Are there any similarities between today and 2007? That was the last question asked at an investment seminar I spoke at this week. I imagine the questioner alongside all the other investment professionals in the room rather hoped that, five years into the crisis, the answer would be no. It isn't.
Wherever you look you see similarities. They are there in stock valuations that are in no way supported by fundamentals profits are falling but prices are rising . They are there in the ludicrously low rates at which risky countries and companies can borrow (is it really a good idea to buy a Rwanda ten-year bond on a yield of below 7%?).
They are there in the huge surge in share buybacks in America. Companies almost always buy their own shares at the wrong time, so the fact that they are now not far off the levels of 2007 is not a good thing. They are there in the obsessive way in which we are all watching and acting on the most tedious of words from anyone even vaguely connected to the Fed (see page 6) and in the volatility that is producing. They are there in the sharp rise in investing in margin (ie, with borrowed money) in America to match previous highs. As Troy's Sebastian Lyon points out, "this evidence of speculation has traditionally been a contrary indicator" past peaks came in 2000 and 2007.
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But in Britain we have our own special similarity: our house price bubble. The Economic Research Council (ERC) ran a debate on the state of the property market this week, which our own James Ferguson took part in. No one was nuts enough to suggest it isn't overpriced. Rich-country think tank the OCED suggests that prices are 20%-30% too high and most of the commonly used measures suggest something similar.
So how do prices come down again? Most people at the ERC were convinced it isn't a big deal. They'll fall a little in real terms (after inflation) each year, until we get to the right place, they said, in a soothing way. However, as regular readers know, James doesn't do soothing. Instead, he noted that for the last 20 years interest rates have been sliding from a near-record high of 15% to the current low of 0.5%. Look at a chart of rates and prices, and you will see an all but perfect correlation. Falling rates didn't raise the level of homeownership, nor the absolute number of houses with mortgages on them. But they did push up prices. Rates down. Prices up. Simple.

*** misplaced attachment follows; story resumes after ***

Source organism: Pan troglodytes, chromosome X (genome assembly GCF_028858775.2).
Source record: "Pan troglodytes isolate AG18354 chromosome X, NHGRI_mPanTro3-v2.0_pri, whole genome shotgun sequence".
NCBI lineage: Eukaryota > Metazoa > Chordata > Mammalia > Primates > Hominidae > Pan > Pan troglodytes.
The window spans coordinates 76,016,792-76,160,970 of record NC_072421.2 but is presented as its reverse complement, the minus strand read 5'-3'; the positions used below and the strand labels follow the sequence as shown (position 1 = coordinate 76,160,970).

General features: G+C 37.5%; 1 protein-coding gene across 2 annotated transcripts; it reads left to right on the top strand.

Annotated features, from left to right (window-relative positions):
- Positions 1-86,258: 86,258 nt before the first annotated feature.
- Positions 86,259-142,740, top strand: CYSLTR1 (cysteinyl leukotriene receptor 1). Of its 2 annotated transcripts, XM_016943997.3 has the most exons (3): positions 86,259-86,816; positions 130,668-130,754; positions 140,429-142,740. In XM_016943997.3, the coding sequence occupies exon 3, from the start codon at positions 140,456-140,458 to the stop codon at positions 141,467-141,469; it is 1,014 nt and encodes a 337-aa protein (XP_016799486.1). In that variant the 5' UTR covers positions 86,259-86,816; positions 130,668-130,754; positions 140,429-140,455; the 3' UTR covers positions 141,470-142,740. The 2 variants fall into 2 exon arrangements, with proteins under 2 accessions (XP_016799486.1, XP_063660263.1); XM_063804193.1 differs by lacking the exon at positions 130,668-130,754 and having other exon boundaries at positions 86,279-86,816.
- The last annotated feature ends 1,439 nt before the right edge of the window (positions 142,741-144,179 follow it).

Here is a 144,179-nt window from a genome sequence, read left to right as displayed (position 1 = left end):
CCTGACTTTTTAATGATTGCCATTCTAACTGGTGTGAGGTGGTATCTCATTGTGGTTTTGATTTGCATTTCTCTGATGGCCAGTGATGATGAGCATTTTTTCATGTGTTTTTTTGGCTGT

But it's all over now. There is only one way rates can go from here and so only one way prices can go (whatever the government does to try to stop it). Don't let yourself be so bamboozled by low rates and state interference, said James to his packed room of terrified estate agents, that you forget we are "sitting on top of the biggest bubble we will see in our lifetimes". Just as we were in 2007.
Merryn Somerset Webb started her career in Tokyo at public broadcaster NHK before becoming a Japanese equity broker at what was then Warburgs. She went on to work at SBC and UBS without moving from her desk in Kamiyacho (it was the age of mergers).
After five years in Japan she returned to work in the UK at Paribas. This soon became BNP Paribas. Again, no desk move was required. On leaving the City, Merryn helped The Week magazine with its City pages before becoming the launch editor of MoneyWeek in 2000 and taking on columns first in the Sunday Times and then in 2009 in the Financial Times
Twenty years on, MoneyWeek is the best-selling financial magazine in the UK. Merryn was its Editor in Chief until 2022. She is now a senior columnist at Bloomberg and host of the Merryn Talks Money podcast - but still writes for Moneyweek monthly.
Merryn is also is a non executive director of two investment trusts – BlackRock Throgmorton, and the Murray Income Investment Trust.
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